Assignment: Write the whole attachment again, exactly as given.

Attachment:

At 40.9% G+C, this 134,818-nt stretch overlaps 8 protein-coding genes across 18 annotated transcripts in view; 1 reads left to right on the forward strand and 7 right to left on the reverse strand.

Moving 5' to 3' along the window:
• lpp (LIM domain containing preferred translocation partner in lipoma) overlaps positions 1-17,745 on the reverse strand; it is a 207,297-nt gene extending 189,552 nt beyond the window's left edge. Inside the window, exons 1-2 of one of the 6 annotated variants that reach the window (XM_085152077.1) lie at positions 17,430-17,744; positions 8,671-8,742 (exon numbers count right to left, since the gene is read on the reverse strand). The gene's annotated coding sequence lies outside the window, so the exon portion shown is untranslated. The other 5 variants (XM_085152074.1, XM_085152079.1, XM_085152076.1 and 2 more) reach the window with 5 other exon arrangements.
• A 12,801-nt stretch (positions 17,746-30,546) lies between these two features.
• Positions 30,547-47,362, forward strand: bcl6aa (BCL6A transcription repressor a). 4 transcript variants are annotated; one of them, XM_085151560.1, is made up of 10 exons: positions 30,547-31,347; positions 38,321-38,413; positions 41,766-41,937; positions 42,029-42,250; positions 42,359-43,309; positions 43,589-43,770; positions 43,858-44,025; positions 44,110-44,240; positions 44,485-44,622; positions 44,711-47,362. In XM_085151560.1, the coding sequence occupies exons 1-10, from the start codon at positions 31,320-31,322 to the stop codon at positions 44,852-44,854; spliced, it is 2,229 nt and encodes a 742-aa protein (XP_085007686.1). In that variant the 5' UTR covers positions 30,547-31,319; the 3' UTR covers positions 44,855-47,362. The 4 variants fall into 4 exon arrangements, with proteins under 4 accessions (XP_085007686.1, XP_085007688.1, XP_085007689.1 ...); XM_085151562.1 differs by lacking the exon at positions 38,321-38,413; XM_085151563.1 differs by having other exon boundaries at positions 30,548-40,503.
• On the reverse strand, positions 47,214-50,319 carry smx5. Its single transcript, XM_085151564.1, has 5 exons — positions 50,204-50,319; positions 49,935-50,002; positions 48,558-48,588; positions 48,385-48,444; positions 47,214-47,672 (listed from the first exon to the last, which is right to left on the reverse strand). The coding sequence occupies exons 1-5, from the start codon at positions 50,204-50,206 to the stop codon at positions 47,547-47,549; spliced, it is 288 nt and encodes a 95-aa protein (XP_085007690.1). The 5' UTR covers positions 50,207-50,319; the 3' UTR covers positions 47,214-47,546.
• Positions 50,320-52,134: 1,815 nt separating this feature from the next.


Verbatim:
At 40.9% G+C, this 134,818-nt stretch overlaps 8 protein-coding genes across 18 annotated transcripts in view; 1 reads left to right on the forward strand and 7 right to left on the reverse strand.

Moving 5' to 3' along the window:
• lpp (LIM domain containing preferred translocation partner in lipoma) overlaps positions 1-17,745 on the reverse strand; it is a 207,297-nt gene extending 189,552 nt beyond the window's left edge. Inside the window, exons 1-2 of one of the 6 annotated variants that reach the window (XM_085152077.1) lie at positions 17,430-17,744; positions 8,671-8,742 (exon numbers count right to left, since the gene is read on the reverse strand). The gene's annotated coding sequence lies outside the window, so the exon portion shown is untranslated. The other 5 variants (XM_085152074.1, XM_085152079.1, XM_085152076.1 and 2 more) reach the window with 5 other exon arrangements.
• A 12,801-nt stretch (positions 17,746-30,546) lies between these two features.
• Positions 30,547-47,362, forward strand: bcl6aa (BCL6A transcription repressor a). 4 transcript variants are annotated; one of them, XM_085151560.1, is made up of 10 exons: positions 30,547-31,347; positions 38,321-38,413; positions 41,766-41,937; positions 42,029-42,250; positions 42,359-43,309; positions 43,589-43,770; positions 43,858-44,025; positions 44,110-44,240; positions 44,485-44,622; positions 44,711-47,362. In XM_085151560.1, the coding sequence occupies exons 1-10, from the start codon at positions 31,320-31,322 to the stop codon at positions 44,852-44,854; spliced, it is 2,229 nt and encodes a 742-aa protein (XP_085007686.1). In that variant the 5' UTR covers positions 30,547-31,319; the 3' UTR covers positions 44,855-47,362. The 4 variants fall into 4 exon arrangements, with proteins under 4 accessions (XP_085007686.1, XP_085007688.1, XP_085007689.1 ...); XM_085151562.1 differs by lacking the exon at positions 38,321-38,413; XM_085151563.1 differs by having other exon boundaries at positions 30,548-40,503.
• On the reverse strand, positions 47,214-50,319 carry smx5. Its single transcript, XM_085151564.1, has 5 exons — positions 50,204-50,319; positions 49,935-50,002; positions 48,558-48,588; positions 48,385-48,444; positions 47,214-47,672 (listed from the first exon to the last, which is right to left on the reverse strand). The coding sequence occupies exons 1-5, from the start codon at positions 50,204-50,206 to the stop codon at positions 47,547-47,549; spliced, it is 288 nt and encodes a 95-aa protein (XP_085007690.1). The 5' UTR covers positions 50,207-50,319; the 3' UTR covers positions 47,214-47,546.
• Positions 50,320-52,134: 1,815 nt separating this feature from the next.